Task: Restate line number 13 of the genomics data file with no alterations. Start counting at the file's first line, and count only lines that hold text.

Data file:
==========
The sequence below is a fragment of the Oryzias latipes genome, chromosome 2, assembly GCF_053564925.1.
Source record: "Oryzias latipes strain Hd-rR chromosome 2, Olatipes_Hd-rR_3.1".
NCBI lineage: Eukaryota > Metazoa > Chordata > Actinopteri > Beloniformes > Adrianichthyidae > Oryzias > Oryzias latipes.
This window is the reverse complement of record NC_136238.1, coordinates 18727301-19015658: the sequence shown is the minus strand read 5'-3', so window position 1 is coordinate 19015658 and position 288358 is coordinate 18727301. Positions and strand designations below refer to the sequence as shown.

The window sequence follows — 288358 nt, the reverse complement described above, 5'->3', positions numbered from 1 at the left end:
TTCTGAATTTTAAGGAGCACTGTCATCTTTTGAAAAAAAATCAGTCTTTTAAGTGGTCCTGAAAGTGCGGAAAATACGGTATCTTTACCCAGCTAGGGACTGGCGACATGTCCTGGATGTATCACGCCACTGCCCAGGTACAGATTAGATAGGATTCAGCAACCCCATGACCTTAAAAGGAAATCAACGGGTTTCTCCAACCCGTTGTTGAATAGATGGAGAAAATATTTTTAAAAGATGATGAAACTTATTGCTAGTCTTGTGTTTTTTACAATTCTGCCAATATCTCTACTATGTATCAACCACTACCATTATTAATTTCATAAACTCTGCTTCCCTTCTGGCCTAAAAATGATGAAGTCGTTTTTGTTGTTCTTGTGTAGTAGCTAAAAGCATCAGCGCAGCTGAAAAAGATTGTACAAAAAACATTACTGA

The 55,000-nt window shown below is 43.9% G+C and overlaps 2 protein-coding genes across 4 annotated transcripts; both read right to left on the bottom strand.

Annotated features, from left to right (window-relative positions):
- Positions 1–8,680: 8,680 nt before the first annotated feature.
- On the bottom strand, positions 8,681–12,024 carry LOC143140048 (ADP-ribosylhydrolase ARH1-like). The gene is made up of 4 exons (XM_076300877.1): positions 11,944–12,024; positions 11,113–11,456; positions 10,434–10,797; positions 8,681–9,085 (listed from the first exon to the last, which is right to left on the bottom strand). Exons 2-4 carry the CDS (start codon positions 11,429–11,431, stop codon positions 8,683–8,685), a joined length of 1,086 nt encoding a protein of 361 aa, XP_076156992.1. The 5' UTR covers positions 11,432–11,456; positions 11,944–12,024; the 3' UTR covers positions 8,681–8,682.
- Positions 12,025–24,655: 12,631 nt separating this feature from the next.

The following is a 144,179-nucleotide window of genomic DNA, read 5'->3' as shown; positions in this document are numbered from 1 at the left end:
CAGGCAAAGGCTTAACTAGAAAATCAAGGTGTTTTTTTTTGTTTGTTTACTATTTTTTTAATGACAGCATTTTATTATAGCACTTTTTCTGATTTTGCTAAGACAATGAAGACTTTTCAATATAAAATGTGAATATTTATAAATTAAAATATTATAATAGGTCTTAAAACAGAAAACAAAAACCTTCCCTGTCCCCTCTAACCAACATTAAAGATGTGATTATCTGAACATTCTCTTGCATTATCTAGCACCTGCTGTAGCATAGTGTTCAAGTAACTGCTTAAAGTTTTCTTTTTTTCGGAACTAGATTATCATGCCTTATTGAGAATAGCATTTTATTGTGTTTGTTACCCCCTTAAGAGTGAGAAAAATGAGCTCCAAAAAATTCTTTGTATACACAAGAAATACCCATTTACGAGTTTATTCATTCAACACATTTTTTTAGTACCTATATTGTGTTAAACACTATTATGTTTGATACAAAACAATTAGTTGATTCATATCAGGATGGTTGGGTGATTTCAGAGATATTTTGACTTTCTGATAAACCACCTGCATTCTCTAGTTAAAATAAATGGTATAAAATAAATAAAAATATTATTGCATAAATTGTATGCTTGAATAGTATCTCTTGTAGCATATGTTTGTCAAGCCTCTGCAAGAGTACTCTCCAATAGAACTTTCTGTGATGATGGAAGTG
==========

CAGGCAAAGGCTTAACTAGAAAATCAAGGTGTTTTTTTTTGTTTGTTTACTATTTTTTTAATGACAGCATTTTATTATAGCACTTTTTCTGATTTTGCTAAGACAATGAAGACTTTTCAATATAAAATGTGAATATTTATAAATTAAAATATTATAATAGGTCTTAAAACAGAAAACAAAAACCTTCCCTGTCCCCTCTAACCAACATTAAAGATGTGATTATCTGAACATTCTCTTGCATTATCTAGCACCTGCTGTAGCATAGTGTTCAAGTAACTGCTTAAAGTTTTCTTTTTTTCGGAACTAGATTATCATGCCTTATTGAGAATAGCATTTTATTGTGTTTGTTACCCCCTTAAGAGTGAGAAAAATGAGCTCCAAAAAATTCTTTGTATACACAAGAAATACCCATTTACGAGTTTATTCATTCAACACATTTTTTTAGTACCTATATTGTGTTAAACACTATTATGTTTGATACAAAACAATTAGTTGATTCATATCAGGATGGTTGGGTGATTTCAGAGATATTTTGACTTTCTGATAAACCACCTGCATTCTCTAGTTAAAATAAATGGTATAAAATAAATAAAAATATTATTGCATAAATTGTATGCTTGAATAGTATCTCTTGTAGCATATGTTTGTCAAGCCTCTGCAAGAGTACTCTCCAATAGAACTTTCTGTGATGATGGAAGTG